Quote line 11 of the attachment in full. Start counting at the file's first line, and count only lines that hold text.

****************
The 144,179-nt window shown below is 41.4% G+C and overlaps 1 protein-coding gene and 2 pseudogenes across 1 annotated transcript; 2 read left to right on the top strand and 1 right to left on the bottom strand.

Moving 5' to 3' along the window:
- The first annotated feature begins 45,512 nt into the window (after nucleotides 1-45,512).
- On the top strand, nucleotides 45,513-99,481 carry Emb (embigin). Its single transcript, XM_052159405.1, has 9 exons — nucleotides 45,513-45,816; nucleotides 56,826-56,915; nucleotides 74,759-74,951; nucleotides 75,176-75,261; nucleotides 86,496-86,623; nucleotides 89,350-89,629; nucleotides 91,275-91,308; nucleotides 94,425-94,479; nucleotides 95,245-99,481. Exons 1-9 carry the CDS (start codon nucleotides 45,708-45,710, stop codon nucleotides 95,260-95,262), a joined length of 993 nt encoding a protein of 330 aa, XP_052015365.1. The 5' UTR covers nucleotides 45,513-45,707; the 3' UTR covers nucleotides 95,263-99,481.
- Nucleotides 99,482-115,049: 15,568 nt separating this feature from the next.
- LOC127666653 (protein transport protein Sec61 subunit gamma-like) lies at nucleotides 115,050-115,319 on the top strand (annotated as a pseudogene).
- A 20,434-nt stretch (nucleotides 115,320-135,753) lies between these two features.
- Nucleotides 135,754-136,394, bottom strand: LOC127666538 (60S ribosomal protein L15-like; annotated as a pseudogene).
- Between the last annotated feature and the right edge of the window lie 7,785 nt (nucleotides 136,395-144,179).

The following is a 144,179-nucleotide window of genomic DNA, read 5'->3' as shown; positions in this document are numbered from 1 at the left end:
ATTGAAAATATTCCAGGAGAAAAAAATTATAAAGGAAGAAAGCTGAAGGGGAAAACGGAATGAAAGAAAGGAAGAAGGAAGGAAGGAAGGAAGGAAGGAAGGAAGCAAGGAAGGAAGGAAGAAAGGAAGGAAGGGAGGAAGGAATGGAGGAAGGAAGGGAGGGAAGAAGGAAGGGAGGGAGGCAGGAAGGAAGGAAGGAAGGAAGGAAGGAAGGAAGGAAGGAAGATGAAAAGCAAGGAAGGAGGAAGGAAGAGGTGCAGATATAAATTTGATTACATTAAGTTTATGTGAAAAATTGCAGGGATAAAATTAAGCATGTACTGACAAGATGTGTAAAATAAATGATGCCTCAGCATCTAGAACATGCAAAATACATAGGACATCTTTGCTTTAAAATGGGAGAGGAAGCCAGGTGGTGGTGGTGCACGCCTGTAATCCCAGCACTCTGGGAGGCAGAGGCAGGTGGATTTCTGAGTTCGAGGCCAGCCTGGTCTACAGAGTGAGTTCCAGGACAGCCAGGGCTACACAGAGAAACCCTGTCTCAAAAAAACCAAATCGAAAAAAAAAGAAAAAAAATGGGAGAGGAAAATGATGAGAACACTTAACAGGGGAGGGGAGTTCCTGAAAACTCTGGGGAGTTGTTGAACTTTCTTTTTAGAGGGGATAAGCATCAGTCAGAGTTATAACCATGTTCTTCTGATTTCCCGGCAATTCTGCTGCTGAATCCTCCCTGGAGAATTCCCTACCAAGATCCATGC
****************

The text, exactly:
ATTGAAAATATTCCAGGAGAAAAAAATTATAAAGGAAGAAAGCTGAAGGGGAAAACGGAATGAAAGAAAGGAAGAAGGAAGGAAGGAAGGAAGGAAGGAAGGAAGCAAGGAAGGAAGGAAGAAAGGAAGGAAGGGAGGAAGGAATGGAGGAAGGAAGGGAGGGAAGAAGGAAGGGAGGGAGGCAGGAAGGAAGGAAGGAAGGAAGGAAGGAAGGAAGGAAGGAAGATGAAAAGCAAGGAAGGAGGAAGGAAGAGGTGCAGATATAAATTTGATTACATTAAGTTTATGTGAAAAATTGCAGGGATAAAATTAAGCATGTACTGACAAGATGTGTAAAATAAATGATGCCTCAGCATCTAGAACATGCAAAATACATAGGACATCTTTGCTTTAAAATGGGAGAGGAAGCCAGGTGGTGGTGGTGCACGCCTGTAATCCCAGCACTCTGGGAGGCAGAGGCAGGTGGATTTCTGAGTTCGAGGCCAGCCTGGTCTACAGAGTGAGTTCCAGGACAGCCAGGGCTACACAGAGAAACCCTGTCTCAAAAAAACCAAATCGAAAAAAAAAGAAAAAAAATGGGAGAGGAAAATGATGAGAACACTTAACAGGGGAGGGGAGTTCCTGAAAACTCTGGGGAGTTGTTGAACTTTCTTTTTAGAGGGGATAAGCATCAGTCAGAGTTATAACCATGTTCTTCTGATTTCCCGGCAATTCTGCTGCTGAATCCTCCCTGGAGAATTCCCTACCAAGATCCATGC